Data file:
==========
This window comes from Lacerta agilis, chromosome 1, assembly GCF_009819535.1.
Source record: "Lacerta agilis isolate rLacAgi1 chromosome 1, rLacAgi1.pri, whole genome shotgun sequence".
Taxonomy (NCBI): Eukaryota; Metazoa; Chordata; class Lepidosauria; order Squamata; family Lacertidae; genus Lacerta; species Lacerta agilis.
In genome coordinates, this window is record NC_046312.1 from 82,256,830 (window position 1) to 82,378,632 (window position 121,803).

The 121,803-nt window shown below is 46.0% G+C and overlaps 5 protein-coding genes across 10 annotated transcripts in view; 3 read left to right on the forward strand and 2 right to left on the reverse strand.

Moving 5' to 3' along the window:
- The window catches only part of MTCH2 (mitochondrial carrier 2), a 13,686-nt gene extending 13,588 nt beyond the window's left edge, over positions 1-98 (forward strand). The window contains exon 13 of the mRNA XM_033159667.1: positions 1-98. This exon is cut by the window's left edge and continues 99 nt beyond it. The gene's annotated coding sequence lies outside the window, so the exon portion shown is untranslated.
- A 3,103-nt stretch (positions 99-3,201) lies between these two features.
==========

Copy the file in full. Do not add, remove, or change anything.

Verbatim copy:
This window comes from Lacerta agilis, chromosome 1, assembly GCF_009819535.1.
Source record: "Lacerta agilis isolate rLacAgi1 chromosome 1, rLacAgi1.pri, whole genome shotgun sequence".
Taxonomy (NCBI): Eukaryota; Metazoa; Chordata; class Lepidosauria; order Squamata; family Lacertidae; genus Lacerta; species Lacerta agilis.
In genome coordinates, this window is record NC_046312.1 from 82,256,830 (window position 1) to 82,378,632 (window position 121,803).

The 121,803-nt window shown below is 46.0% G+C and overlaps 5 protein-coding genes across 10 annotated transcripts in view; 3 read left to right on the forward strand and 2 right to left on the reverse strand.

Moving 5' to 3' along the window:
- The window catches only part of MTCH2 (mitochondrial carrier 2), a 13,686-nt gene extending 13,588 nt beyond the window's left edge, over positions 1-98 (forward strand). The window contains exon 13 of the mRNA XM_033159667.1: positions 1-98. This exon is cut by the window's left edge and continues 99 nt beyond it. The gene's annotated coding sequence lies outside the window, so the exon portion shown is untranslated.
- A 3,103-nt stretch (positions 99-3,201) lies between these two features.